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Hunting philosophy for (and by) almost everyone

A philosopher I am not.

Not in the academic sense, at least. My formal education in the subject consists of a single undergraduate class—“Reason and Argument”—which left me impressed by the contortions through which the human animal is willing to put its gray matter.

So, some fifteen months ago, when I saw a “call for abstracts” for a new anthology of philosophical essays on hunting, I had reason to doubt my suitability as a contributor. The editor welcomed abstracts from philosophy, of course, and also from a number of other disciplines—such as anthropology, political theory, and theology—in which I was equally unqualified.

Yet there was this one little phrase. They also welcomed abstracts from “thoughtful hunters.”

After a few helpful email exchanges with the editor, Nathan Kowalsky of the University of Alberta, I said, “What the heck. Why not?” and shot from the hip, firing off a 250-word description of the 4,500-word essay I would write if he and his colleagues wanted me to.

A month later, I got word that they did.

Hello. Time to step up to the plate and deliver “Hunting Like a Vegetarian: Same Ethics, Different Flavors.”

Jump a year ahead and here we are: the book, Hunting: In Search of the Wild Life, has just been released, as part of Wiley-Blackwell’s series Philosophy for Everyone.

My complimentary copy hasn’t arrived yet, so I can’t give you a review.

What I can do is tell you that the mix of voices is remarkable. In addition to contributions from a fascinating group of folks who, unlike me, are trained in philosophy (including environmentalist and vegan Lisa Kretz and weapons fanatic Jesús Ilundáin-Agurruza), there are essays, for example, by Canadian zoologist Valerius Geist, Algonquin hunter Jacob Wawatie, and historian and bird-trap builder Paula Young Lee.

I can also point you to the partial preview available on Google Books.

And I can point you to the first review of the book (review copies go out early), posted on Sustainablog by Justin Van Kleeck who, appropriately enough to my way of thinking, is vegan.

Enjoy! And I promise: my next post will not be about books, present or future.

Note: If you end up with a copy of the book in hand, and decide to read my essay, two small caveats. First, it is a smidge drier than my average blog post. Second, no sooner had the editing been finalized than I learned that some of the greenhouse gas figures given in the U.N. report Livestock’s Long Shadow, which I reference early in the essay, had been discredited. Ah well, it’s the spirit of the thing that counts.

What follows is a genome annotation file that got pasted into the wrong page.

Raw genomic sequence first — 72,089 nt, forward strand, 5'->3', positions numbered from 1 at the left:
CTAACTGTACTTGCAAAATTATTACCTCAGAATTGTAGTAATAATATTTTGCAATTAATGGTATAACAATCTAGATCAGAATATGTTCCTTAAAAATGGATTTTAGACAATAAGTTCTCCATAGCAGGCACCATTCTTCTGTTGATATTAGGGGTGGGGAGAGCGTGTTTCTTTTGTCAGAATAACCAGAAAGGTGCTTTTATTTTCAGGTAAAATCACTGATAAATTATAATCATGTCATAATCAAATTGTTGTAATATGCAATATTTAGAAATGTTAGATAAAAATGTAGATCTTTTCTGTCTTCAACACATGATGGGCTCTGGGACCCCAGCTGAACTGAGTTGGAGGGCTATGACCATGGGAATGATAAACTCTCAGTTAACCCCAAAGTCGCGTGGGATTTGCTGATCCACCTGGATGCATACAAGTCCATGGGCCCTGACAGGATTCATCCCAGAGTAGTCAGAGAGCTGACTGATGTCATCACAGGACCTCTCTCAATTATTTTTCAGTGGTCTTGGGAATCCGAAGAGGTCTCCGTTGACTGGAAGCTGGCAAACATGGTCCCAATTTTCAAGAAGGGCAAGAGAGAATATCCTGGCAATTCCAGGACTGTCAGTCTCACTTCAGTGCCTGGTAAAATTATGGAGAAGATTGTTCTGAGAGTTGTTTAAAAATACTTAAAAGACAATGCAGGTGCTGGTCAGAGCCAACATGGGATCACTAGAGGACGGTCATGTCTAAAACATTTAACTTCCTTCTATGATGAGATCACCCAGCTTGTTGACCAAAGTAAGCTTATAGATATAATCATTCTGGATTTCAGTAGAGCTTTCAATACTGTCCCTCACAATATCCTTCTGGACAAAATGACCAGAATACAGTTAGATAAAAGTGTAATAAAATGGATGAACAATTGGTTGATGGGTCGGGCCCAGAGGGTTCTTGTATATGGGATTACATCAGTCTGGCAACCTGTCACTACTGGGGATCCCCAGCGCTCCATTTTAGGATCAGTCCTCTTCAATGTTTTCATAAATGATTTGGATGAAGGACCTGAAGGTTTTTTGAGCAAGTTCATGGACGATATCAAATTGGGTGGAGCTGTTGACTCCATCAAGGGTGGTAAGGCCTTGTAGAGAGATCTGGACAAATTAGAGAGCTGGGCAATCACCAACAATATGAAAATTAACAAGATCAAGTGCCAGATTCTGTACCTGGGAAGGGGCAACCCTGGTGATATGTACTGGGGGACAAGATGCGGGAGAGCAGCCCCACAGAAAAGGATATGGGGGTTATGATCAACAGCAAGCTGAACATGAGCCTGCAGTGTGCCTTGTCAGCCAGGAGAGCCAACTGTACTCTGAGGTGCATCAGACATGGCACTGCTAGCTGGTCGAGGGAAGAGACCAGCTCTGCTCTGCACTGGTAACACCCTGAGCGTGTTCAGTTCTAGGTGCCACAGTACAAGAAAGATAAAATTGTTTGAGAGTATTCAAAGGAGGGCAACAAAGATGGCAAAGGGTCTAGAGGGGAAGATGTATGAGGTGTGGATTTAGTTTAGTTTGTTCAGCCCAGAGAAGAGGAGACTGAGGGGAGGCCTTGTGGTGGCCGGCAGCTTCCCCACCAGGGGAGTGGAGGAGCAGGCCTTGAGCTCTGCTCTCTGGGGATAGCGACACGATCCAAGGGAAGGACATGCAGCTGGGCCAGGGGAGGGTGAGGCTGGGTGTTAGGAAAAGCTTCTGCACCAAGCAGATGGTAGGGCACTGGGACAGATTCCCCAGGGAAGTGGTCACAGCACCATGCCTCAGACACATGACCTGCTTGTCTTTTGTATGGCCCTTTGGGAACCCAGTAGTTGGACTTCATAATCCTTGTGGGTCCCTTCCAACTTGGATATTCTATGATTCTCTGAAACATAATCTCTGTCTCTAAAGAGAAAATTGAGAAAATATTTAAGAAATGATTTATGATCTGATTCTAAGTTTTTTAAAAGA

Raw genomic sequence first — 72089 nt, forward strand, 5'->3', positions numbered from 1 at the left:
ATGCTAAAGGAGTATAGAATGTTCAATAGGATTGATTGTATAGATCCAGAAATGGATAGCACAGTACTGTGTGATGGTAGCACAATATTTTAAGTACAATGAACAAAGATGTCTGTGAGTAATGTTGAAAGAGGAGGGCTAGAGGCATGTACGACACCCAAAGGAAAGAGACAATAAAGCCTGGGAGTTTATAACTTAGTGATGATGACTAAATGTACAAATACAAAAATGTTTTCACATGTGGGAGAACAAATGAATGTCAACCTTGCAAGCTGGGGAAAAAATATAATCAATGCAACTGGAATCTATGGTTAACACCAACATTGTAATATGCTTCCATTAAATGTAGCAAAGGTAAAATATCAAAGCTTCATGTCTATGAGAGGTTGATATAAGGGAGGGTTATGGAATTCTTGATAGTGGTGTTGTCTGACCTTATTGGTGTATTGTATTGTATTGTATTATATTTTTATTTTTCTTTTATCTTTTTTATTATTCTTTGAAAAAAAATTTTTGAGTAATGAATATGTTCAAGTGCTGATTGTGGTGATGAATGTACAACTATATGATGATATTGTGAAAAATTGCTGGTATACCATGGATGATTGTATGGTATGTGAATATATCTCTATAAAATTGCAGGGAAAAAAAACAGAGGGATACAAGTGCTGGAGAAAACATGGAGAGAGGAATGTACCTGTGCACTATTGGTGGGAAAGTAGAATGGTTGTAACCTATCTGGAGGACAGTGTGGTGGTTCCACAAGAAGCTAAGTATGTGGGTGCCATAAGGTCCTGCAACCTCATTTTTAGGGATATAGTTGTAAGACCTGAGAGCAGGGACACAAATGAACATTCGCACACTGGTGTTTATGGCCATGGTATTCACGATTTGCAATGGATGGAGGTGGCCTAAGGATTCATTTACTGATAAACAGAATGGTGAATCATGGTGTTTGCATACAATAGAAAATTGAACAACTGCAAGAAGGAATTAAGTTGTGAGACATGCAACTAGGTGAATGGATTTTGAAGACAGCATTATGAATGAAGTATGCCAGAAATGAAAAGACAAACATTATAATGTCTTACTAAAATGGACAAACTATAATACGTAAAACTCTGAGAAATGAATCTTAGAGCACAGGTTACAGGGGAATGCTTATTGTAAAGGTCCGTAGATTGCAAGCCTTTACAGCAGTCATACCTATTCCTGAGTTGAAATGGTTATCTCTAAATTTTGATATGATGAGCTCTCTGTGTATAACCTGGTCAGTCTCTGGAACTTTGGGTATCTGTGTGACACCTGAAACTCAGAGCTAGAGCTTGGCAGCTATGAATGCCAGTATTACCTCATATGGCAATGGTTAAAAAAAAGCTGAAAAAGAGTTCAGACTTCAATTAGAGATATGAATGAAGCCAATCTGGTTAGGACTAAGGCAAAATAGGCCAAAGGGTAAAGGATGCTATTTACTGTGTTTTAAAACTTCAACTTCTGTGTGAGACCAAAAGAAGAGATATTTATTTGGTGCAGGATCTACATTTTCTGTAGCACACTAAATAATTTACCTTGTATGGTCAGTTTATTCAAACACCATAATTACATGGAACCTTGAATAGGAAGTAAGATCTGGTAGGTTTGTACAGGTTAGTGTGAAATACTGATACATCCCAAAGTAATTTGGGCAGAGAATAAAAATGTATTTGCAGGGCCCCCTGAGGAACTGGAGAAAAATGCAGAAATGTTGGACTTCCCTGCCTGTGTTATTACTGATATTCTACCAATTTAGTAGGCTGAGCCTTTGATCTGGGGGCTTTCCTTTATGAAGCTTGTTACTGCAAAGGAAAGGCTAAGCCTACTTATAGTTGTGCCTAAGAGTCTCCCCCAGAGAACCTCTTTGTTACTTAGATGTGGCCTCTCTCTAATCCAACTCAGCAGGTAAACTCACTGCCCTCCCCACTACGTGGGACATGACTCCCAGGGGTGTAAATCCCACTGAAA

A small idea sprouts wings

Two years ago, it was small.

Just a glimmer of an idea. Nothing more than a flicker of movement, caught out of the corner of my mind’s eye.

Bold one moment, it would dash into full view like a blustery red squirrel. Furtive the next moment, it would skitter off into the mental underbrush. (I have underbrush to spare. A tidy parkland my mind is not.)

Within a few months, I realized it wasn’t going away. So I started reading up on it: How exactly does one go about getting a book published?

But I won’t bore you with the tedious details.

Fast forward to earlier this year: as I mentioned back in April, I found a book agent—and not just any agent, but the patient, insightful, and tenacious Laurie Abkemeier (aka Agent Obvious)—who thought I had an idea worth pursuing. Together we crafted a proposal, which she then shopped around to editors.

Just over two weeks ago, Laurie emailed me with the news. We had a publisher. (Friday the 13th is my new favorite day.) We just had to keep it under our hats until the details of the contract got ironed out.

Now it’s official.

The Mindful Carnivore: A Vegetarian’s Hunt for Sustenance will be published by Pegasus Books!

I’m psyched. I’m grateful for the support and encouragement of all my friends and family, in person and online. And I’m looking forward to working with the fine folks at Pegasus on the next leg of the journey.